The mountains of Grand Teton National Park, called the Teton Range, soar majestically from the valley floor on the east side of the mountains. The mountains rise 5,000 to 7,000 feet above the valley floor, without intervening foothills. In June we were treated to the yellow blossoms of the arrowleaf balsamroot.
In contrast, here are the same mountains from the west. The snow-capped peaks stretch across the horizon, but they don’t rise dramatically from Idaho’s Snake River Valley. Instead, this valley west of the mountains is higher, and there are intervening foothills.
The landscape has been shaped by plate tectonics and water, and that’s the critical difference between the two valleys. There’s a fault line at the eastern edge of the mountains, where the valley east of the mountains has sunk relative to the mountains. The national park includes the mountains and the lowered, eastern valley with the best views.
Glaciers have carved valleys in the granite mountains. Jenny Lake lies at the foot of the Teton Range. A glacier carved the valley and deposited the rock at the foot of the mountain, forming the rim of the lake.
We visited several spots to take pictures of the mountains. Ansel Adams took a famous picture of the Snake River Bend from this spot. However, in the 70+ years since then, trees have grown and blocked the view of the river in the foreground.
In the photo from the Snake River Overlook, see the horizontal green line just below the mountains. Perfectly flat, those are moraines, the rocks left by retreating glaciers that once flowed from the mountains.
A second photo spot is this Mormon barn, perhaps because the silhouette of the barn echoes the shape of the mountain peaks.
The 60-foot-high windows of the Jackson Lake Lodge frame the sky and the mountains.
Schwabacher Landing proved to be the real deal for photos. We lucked out because the access road had been closed for a year and a half, and road opened during our visit. Schwabacher Landing offers several beaver ponds off the Snake River. We first saw the ponds in the afternoon, and we returned the next morning to take the photos below, when the morning air is still, providing nice reflections of the mountains. And we had blue sky. 🙂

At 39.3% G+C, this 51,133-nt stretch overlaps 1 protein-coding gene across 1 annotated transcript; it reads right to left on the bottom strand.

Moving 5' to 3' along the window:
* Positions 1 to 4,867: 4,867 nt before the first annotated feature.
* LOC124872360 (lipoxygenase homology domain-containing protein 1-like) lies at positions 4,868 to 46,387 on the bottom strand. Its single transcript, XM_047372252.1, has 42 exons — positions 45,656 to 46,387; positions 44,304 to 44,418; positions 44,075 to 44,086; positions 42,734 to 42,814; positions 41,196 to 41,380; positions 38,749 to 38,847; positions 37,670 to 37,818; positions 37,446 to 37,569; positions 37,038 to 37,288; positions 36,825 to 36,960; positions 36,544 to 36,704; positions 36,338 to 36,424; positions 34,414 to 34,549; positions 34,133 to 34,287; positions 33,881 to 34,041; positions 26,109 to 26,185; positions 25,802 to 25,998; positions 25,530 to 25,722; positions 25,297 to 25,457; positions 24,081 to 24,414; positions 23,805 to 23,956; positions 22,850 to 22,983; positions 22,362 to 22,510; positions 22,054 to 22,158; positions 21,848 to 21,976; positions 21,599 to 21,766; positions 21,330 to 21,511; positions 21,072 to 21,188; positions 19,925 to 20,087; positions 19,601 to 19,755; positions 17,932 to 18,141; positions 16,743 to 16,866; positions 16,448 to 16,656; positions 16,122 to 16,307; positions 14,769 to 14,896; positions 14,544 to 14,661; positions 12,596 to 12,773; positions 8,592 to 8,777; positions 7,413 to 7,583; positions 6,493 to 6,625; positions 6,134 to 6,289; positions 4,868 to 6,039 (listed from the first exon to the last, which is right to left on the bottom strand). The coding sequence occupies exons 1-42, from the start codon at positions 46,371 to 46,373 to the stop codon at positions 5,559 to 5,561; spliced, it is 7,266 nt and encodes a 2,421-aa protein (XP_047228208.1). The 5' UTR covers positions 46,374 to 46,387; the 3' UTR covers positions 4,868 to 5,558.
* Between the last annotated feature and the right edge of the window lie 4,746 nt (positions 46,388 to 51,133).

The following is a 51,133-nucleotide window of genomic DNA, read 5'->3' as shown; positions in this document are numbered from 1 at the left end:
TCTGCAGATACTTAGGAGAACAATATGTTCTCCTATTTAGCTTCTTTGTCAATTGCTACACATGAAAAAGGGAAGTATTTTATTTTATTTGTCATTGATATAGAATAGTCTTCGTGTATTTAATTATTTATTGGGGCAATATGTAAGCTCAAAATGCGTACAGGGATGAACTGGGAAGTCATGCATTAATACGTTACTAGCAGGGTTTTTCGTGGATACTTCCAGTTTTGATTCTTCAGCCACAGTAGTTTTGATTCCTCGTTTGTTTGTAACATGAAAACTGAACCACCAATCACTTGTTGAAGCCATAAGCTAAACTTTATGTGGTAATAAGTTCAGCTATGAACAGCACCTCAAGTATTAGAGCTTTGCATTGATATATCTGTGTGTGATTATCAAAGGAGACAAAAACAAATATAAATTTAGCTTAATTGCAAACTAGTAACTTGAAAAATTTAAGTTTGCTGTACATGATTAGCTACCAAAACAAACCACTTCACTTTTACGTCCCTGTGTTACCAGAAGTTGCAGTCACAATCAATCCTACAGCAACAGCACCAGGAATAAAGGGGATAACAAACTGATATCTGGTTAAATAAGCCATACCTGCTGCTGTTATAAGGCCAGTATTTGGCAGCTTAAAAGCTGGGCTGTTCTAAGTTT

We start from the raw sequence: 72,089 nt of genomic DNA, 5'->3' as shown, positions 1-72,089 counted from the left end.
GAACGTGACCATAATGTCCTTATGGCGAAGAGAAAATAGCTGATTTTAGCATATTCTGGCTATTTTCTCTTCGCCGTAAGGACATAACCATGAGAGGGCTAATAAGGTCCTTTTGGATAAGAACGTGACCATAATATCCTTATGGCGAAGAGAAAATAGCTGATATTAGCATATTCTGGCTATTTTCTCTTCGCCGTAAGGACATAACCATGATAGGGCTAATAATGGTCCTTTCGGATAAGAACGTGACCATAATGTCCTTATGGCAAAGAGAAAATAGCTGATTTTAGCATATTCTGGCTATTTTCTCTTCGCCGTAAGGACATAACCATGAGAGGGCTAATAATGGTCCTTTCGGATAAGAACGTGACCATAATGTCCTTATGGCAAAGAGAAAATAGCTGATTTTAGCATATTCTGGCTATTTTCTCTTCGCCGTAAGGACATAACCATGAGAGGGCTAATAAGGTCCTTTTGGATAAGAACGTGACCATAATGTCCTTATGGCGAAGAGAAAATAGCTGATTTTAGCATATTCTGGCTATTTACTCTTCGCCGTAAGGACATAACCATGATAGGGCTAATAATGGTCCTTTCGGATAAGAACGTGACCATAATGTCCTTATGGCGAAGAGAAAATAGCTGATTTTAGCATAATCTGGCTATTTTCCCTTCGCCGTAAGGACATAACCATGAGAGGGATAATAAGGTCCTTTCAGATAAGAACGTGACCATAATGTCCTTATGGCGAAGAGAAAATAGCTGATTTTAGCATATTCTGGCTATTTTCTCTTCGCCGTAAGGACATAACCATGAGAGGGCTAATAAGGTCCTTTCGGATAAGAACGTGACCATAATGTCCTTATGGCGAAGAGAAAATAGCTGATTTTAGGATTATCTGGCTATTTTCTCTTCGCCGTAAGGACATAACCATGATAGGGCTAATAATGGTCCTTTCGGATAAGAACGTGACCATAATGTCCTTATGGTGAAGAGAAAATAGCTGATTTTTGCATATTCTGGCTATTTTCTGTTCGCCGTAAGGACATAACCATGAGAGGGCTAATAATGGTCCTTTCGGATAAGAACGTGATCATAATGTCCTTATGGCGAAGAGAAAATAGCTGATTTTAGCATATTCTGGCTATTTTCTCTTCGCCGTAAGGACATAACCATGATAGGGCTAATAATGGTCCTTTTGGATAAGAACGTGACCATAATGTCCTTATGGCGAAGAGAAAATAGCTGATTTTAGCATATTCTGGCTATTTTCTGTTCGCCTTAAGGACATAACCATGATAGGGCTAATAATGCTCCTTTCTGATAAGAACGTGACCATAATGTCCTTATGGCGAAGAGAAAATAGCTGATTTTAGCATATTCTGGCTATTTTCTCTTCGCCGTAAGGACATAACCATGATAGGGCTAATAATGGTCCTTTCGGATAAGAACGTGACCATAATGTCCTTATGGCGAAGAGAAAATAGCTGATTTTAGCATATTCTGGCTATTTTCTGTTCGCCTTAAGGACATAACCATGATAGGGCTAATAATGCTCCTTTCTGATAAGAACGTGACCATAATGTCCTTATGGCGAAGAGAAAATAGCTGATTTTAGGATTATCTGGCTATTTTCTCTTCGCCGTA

From near the parking lot, here’s the first beaver pond and its view. On our first visit, a local couple saw a beaver here, but we missed it.
Continue walking along the right bank to the next beaver dam and pond, shown below. We saw a beaver swimming from the left to the beaver lodge in the center of the photo. The beaver lodge is the rounded clump of sticks sticking out of the water; beaver lodges have an underwater entrance. The beaver had some green grass in its mouth as it swam to the lodge, and we saw the grass clump gliding on the surface of the water. Our first beaver sighting ever. We watch for a while, catching only occasional glimpses of a beaver, but we didn’t get a picture.
Continue past the beaver lodge to a wide pond with tall trees that frame the mountains.
Reluctantly, we had to tear ourselves away, because we still had to drive through both parks that day, moving from Wilson to Gardiner.
We took some mountain photos at sunset and sunrise from Wilson, south of the park. I took these photos off the road to the park, pointing north. The sun is setting in the west, so the setting sun sheds a pink sidelight on the left side of the range. This photo, taken at 160 mm, shows the flat valley floor at the foot of the mountains.
At 400 mm, we get a closer view of the mountain peaks with the pink sidelight showing the texture of the granite peaks.
I returned to the same spot the next morning at dawn, when the rising sun lit the right side of the peaks from the east. That morning was cloudy, especially in the east. The sun didn’t pop out of the clouds until a half hour past sunrise, and there was no pink glow off the snowy peaks.
The Teton Range is spectacular, and Grand Teton National Park has many places to view the mountains. We spent several days enjoying the mountains, driving around to see different perspectives, waiting for clouds to clear around the peaks, and finding a still morning for reflections off beaver ponds.